Saturday, July 11, 2015

Finland Travels - Suomenlinna Islands

 On our third day in Finland we found our way out to the island of Suomenlinna, or Sveaborg as the Swedes call it. It is a group of islands in the Bay of Helsinki, the swedes built a fortress complex from 1748-54 to serve as a defense point against the Russians. Complete with cannon bays on all sides facing the water.
 Fortress walls with cannon positions evenly spaced. The walls are built in the "Star" style with protrusions at the corners of the fortress and long solid walls. It didn't work. The Russians took the island eventually and used it themselves.
 Inside the cannon positions. Large stone rooms with earthen floors and tiny ports looking out. Nice and cool in the heat of the day, rather dark, and with stalactites starting to form from the dripping of water .
After Finns gained independence from Russia, POWs were put to work restoring the fortress walls. The old tunnels are surprisingly sturdy and well maintained.

The island is a very popular summer destination, this was a rare shot of the main route through the fortress when it was not clogged with Chinese tour groups! Finns seem to come for picnics, and they hang out on the beaches and wild spaces.

 During WWII (The Continuation War, as the Finns call it.) a series of modern positions were added, anti-aircraft guns and naval guns. Each one had a protected position, crew shelters, and ammunition caches.
 This is a naval gun installed during the Russian period, probably about the middle of the 19th century.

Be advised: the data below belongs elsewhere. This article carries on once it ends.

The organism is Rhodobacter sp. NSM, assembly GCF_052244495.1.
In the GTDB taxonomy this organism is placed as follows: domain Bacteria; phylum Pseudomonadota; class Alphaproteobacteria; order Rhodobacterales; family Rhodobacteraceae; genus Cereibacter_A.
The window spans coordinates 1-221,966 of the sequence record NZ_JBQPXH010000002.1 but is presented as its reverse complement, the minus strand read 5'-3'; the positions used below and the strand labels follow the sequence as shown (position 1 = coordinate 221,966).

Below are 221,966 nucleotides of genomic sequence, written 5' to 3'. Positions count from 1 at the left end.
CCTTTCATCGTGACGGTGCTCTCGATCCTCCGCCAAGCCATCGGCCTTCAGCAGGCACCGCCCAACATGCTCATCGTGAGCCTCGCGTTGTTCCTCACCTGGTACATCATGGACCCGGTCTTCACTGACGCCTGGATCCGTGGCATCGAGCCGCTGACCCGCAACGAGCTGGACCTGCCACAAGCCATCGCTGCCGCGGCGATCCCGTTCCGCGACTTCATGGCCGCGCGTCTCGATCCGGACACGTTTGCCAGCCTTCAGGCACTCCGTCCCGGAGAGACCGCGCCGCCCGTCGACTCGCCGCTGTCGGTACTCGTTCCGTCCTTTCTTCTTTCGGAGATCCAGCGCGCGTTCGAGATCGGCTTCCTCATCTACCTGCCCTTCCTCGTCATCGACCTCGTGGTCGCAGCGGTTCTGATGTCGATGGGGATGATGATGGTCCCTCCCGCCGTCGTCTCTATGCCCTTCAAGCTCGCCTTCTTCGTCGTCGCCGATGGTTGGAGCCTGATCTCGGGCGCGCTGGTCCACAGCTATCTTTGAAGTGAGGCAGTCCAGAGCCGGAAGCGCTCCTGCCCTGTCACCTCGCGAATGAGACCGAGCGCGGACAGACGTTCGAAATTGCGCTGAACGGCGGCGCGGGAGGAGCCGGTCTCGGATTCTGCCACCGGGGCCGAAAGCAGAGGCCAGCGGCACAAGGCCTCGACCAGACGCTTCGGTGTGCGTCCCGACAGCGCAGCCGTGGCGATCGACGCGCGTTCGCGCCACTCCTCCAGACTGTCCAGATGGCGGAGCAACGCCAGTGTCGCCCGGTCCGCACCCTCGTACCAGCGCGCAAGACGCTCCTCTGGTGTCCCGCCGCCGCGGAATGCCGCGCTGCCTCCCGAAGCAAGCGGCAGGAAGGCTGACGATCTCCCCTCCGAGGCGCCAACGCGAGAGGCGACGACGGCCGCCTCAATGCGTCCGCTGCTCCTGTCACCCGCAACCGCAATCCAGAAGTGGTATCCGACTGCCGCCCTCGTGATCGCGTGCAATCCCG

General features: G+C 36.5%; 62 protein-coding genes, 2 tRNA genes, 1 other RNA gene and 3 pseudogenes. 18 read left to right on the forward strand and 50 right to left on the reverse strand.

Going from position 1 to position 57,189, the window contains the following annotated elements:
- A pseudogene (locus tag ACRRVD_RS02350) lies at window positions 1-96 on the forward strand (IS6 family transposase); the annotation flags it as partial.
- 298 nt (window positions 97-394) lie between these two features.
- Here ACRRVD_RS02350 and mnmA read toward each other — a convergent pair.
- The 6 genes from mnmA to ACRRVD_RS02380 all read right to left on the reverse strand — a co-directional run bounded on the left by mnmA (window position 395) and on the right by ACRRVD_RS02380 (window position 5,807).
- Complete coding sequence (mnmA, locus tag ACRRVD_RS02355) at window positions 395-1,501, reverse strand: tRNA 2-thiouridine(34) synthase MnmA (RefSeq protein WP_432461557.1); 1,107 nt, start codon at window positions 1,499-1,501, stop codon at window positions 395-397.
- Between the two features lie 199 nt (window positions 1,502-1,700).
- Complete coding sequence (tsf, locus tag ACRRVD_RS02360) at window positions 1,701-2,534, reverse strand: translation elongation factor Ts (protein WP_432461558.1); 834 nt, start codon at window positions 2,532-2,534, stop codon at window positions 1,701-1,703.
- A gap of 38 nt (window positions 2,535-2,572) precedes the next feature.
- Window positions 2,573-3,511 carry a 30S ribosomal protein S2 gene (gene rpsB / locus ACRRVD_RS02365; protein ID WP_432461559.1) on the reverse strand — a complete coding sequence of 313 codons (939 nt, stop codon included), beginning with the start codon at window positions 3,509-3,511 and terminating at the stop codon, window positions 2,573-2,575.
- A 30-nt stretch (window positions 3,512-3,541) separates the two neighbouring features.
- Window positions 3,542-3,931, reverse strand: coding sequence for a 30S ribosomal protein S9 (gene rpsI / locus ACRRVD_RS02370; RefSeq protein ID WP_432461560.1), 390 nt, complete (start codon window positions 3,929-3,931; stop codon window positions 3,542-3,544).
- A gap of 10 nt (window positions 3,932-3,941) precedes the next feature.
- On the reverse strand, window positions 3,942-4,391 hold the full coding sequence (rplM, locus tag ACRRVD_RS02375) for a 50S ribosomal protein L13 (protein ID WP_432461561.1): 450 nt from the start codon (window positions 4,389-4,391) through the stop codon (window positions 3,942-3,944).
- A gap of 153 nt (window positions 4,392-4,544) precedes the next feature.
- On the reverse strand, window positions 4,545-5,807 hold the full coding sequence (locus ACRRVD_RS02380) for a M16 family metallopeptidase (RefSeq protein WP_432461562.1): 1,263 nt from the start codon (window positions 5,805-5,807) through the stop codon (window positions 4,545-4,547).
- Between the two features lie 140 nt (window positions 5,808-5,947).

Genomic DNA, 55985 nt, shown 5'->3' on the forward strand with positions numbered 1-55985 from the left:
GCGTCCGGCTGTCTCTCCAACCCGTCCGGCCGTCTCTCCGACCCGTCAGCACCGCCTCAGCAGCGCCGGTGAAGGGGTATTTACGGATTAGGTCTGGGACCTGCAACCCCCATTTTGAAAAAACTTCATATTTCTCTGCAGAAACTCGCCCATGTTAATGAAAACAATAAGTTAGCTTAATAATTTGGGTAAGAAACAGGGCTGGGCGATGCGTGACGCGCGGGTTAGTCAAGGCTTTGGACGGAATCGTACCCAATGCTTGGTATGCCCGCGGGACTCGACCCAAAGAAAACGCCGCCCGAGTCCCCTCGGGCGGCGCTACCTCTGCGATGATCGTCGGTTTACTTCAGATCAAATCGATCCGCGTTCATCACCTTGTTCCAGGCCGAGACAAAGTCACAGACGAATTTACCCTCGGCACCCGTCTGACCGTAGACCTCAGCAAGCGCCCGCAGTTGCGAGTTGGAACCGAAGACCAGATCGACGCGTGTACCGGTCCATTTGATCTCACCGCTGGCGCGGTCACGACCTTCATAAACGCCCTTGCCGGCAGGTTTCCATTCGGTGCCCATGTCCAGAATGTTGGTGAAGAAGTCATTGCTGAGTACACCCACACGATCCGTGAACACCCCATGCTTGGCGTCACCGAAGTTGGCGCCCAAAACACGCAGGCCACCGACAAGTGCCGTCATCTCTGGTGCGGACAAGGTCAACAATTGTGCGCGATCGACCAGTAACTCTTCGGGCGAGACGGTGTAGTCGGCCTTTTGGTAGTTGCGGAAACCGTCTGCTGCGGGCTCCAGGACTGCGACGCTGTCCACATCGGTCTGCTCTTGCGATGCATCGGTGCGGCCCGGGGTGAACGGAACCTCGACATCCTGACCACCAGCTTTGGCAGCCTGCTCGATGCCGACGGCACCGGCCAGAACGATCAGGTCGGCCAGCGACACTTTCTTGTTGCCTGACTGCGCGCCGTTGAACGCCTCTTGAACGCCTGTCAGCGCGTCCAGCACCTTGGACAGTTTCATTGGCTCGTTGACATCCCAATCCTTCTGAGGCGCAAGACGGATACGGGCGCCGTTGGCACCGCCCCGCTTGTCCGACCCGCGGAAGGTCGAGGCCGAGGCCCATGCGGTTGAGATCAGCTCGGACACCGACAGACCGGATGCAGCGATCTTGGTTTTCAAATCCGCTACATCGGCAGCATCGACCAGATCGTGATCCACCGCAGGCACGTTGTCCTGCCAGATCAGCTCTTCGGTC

Troop shelters built under each position. Each one was a short curving tunnel, lined with stone. Rather nice and cool on a hot day!
 My boyfriend, the military history enthusiast,  pontificating. These are the protected positions where the guns would be mounted.

 Lovely little hillocks, with a less than lovely purpose. Nature is taking back her island.
 A powder magazine for ammo storage. These were very large and went rather deep back into the hill. Despite the rough look, they are not that deteriorated inside.

 The Finnish WWII submarine, Vesikko. Note the ice-breaking points and the black and white camo stripes.
 Inside the submarine, three torpedo bays in front. It was a very tight space! Supposedly 20 men would have served in the sub, which would have been awfully tight quarters. With untrained tourist, 5 people was stuffy...

1 comment:

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Good choice! Such a nice place. I like it....